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End Violations of Media Freedom; Annul Abusive Measures; Ensure Impartiality

(Istanbul) – Turkey’s broadcasting watchdog, the Radio and Television Supreme Council (RTÜK), is imposing punitive and disproportionate sanctions against independent television and radio channels that broadcast commentary and news coverage critical of…
The Monitoring Center of the Radio and Television Supreme Council (RTÜK) where the broadcasts of more than 1780 radio and television stations are regulated.  November 9, 2020 
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(Berlin) – The following statement was issued by 11 organizations, including Human Rights Watch, following their  visit to Turkey on October 6-9, 2020 to meet with journalists, officials, and others to assess the conditions for media freedom in…
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Arrest of Bangladeshi in Documentary Violates Free Speech Rights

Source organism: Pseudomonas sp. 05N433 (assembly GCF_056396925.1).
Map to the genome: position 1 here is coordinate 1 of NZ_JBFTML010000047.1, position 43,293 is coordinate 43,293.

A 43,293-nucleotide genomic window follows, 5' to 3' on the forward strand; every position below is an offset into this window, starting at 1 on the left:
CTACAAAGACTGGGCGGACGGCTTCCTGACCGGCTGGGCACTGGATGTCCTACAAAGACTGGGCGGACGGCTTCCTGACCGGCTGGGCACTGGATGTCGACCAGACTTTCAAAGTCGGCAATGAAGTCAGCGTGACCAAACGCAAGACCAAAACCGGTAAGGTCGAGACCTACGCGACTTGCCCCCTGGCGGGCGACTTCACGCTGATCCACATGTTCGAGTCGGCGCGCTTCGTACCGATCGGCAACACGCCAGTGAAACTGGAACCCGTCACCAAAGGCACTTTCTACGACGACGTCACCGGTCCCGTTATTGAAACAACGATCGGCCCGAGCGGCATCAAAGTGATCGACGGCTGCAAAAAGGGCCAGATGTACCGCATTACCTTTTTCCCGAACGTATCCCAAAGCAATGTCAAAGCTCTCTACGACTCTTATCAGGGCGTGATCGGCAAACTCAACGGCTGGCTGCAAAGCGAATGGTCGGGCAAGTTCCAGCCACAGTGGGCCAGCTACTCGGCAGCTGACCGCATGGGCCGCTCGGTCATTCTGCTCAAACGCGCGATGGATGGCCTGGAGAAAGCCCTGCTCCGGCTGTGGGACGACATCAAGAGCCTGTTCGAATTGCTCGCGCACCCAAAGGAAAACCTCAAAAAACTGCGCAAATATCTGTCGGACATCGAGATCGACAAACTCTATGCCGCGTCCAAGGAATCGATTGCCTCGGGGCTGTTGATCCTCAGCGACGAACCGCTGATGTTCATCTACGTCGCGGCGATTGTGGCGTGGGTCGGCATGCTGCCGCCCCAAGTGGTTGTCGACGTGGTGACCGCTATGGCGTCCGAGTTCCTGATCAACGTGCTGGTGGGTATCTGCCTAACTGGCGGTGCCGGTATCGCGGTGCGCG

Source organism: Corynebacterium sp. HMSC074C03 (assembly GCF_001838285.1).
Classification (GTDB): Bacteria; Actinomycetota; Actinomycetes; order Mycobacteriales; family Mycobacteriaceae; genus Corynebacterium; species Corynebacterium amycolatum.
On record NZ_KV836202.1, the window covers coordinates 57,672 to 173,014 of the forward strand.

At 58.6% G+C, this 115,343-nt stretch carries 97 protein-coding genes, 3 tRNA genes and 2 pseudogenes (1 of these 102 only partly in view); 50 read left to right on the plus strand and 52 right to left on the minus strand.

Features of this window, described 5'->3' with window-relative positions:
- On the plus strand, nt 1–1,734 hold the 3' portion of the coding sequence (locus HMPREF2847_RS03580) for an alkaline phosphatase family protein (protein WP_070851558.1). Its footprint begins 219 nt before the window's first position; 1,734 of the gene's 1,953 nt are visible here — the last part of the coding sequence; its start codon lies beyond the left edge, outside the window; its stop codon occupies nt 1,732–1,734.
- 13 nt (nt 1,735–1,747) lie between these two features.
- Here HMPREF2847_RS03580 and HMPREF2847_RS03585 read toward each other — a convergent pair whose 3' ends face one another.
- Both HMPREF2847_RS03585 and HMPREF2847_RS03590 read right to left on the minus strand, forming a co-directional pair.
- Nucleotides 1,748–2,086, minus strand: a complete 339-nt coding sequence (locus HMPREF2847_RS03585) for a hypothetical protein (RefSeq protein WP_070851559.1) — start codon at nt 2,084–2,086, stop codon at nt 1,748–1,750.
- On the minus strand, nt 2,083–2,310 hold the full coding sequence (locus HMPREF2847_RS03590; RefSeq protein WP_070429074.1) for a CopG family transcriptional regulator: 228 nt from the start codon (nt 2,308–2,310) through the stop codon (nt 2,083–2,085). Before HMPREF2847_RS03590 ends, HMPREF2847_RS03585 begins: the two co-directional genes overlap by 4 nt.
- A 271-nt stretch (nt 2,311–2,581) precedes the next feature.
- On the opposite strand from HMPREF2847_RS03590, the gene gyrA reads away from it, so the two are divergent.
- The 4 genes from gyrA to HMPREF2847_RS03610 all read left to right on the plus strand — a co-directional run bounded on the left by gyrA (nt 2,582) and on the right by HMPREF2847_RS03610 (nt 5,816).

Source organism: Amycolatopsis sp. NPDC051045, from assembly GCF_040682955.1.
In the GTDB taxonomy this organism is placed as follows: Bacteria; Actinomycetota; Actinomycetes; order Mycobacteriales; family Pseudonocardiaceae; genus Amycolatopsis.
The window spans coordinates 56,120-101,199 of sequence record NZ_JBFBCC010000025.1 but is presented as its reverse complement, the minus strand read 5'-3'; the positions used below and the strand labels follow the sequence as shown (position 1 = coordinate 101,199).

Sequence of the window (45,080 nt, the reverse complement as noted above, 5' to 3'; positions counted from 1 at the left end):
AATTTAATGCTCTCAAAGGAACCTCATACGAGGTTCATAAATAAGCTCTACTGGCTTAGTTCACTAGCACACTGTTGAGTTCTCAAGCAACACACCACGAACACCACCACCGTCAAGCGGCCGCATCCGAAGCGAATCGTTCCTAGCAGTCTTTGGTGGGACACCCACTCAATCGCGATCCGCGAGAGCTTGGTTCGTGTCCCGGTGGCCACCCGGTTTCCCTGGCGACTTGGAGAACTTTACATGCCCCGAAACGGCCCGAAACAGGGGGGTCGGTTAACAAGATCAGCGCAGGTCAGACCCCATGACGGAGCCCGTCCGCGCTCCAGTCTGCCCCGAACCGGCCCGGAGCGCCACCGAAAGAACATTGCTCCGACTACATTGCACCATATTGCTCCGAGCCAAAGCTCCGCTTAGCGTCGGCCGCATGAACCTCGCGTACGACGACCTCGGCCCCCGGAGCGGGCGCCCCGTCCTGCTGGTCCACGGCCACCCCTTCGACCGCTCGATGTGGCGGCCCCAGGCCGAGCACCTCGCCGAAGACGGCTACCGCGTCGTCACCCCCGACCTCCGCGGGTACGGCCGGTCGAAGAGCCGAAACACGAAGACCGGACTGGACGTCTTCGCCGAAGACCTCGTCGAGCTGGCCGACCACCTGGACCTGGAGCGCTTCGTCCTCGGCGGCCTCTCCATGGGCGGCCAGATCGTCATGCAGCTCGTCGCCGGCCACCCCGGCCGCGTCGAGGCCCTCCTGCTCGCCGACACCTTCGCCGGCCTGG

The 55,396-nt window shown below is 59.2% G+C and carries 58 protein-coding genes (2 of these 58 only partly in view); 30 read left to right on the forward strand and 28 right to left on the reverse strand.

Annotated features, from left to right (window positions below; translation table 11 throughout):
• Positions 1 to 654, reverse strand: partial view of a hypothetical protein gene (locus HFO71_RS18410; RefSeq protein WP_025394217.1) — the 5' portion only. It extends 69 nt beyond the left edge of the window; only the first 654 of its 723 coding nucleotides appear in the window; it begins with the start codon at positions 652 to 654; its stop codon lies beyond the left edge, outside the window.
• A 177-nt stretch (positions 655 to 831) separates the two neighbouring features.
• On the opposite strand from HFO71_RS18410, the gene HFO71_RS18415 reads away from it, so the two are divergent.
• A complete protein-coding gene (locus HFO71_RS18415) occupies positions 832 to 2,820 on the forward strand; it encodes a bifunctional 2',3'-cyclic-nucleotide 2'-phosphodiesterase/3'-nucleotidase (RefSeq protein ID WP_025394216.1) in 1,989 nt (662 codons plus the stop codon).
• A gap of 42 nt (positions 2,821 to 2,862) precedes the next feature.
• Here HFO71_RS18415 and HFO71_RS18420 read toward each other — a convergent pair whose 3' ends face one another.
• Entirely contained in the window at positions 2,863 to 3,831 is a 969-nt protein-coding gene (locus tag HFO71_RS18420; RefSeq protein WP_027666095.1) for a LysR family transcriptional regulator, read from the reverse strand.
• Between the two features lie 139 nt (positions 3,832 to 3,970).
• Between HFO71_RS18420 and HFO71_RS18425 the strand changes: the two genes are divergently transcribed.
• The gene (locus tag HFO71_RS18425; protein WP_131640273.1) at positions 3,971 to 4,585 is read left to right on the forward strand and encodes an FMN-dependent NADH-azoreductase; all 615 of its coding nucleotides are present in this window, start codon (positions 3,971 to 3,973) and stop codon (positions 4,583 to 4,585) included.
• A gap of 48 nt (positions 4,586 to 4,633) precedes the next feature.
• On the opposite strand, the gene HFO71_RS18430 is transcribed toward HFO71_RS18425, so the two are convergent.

(Bangkok) – The Malaysian authorities’ arrest of a Bangladeshi migrant worker who was featured in an Al Jazeera documentary is clear retaliation for his criticism of government policies towards migrants, Human Rights Watch said today. The authorities…
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Abusive Investigations for Critical Speech on the Rise

(Bangkok) – Malaysian authorities are increasingly responding to criticism of the government by initiating criminal investigations, Human Rights Watch said today. Journalists, civil society activists, and ordinary people have all recently faced…
Perdana Menteri Malaysia Muhyiddin Yassin berbicara dalam sebuah konferensi pers setelah pertemuan kabinet pertama di kantor perdana menteri di Putrajaya, Malaysia, 11 Maret 2020.
News

Backtracking on Free Expression, Accountability, LGBT Rights

(Bangkok) – Malaysia’s promised human rights reforms stalled in 2019 as the government either backed away from or delayed action on its campaign commitments, Human Rights Watch said today in its World Report 2020. “Malaysia’s reform…
Protesters hold placards reading " Save Malaysia, Arrest the Thief " during a protest in Kuala Lumpur, Malaysia, Saturday, April 14, 2018.
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Keep Pledge to Repeal Abusive Laws